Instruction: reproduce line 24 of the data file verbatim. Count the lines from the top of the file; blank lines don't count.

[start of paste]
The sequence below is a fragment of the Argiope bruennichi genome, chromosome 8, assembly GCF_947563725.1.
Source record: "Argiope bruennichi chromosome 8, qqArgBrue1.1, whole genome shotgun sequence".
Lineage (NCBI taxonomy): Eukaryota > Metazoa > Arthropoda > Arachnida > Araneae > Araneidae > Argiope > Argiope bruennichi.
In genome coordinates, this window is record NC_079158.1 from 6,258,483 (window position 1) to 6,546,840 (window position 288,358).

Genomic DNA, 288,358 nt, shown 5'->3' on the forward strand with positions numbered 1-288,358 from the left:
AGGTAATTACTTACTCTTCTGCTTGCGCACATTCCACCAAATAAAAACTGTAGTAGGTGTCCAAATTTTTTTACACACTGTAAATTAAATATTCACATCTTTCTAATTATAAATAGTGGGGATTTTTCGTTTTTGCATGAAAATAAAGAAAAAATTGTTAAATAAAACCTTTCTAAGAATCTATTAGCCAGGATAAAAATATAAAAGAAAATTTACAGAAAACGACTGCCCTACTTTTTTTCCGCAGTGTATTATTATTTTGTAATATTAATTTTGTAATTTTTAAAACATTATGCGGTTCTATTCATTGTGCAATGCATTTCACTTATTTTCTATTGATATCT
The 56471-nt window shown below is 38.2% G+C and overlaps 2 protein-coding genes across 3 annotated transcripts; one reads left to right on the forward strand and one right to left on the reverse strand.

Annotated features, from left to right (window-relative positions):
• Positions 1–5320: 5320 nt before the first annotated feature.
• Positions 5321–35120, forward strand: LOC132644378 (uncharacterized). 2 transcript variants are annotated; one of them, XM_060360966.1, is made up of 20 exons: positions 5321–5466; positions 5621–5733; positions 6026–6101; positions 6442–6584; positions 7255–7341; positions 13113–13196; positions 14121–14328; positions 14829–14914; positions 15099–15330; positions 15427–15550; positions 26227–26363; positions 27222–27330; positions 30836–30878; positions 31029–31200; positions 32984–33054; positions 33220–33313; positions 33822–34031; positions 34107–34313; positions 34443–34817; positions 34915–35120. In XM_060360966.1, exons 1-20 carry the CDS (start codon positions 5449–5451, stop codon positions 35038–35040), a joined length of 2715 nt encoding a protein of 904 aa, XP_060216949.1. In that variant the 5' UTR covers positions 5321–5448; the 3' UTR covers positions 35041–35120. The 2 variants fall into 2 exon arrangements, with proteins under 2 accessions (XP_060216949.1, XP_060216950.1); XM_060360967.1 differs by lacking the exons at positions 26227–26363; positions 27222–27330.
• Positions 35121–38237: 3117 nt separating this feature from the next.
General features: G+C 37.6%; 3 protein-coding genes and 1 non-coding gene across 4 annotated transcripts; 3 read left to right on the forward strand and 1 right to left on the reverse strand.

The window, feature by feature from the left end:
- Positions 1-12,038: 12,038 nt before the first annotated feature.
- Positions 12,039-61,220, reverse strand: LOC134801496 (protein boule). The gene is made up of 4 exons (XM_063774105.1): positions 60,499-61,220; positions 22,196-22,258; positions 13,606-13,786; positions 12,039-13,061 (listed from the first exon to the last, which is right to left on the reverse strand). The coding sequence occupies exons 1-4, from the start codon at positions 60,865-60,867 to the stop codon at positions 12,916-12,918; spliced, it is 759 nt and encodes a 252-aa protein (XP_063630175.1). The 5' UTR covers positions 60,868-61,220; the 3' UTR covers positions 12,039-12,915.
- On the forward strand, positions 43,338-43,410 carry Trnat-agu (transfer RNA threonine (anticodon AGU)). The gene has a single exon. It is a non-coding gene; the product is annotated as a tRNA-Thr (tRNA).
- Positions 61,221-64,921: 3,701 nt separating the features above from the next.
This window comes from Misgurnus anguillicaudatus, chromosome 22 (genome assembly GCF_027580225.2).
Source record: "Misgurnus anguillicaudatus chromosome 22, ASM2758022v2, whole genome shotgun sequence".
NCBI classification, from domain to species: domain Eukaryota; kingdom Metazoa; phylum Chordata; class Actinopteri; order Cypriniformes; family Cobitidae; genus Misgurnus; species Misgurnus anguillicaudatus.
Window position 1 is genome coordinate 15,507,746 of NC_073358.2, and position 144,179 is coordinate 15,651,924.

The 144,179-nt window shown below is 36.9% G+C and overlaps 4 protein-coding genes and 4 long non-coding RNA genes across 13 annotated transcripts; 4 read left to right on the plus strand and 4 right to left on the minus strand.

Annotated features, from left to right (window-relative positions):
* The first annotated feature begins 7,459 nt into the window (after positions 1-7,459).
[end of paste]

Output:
* The first annotated feature begins 7,459 nt into the window (after positions 1-7,459).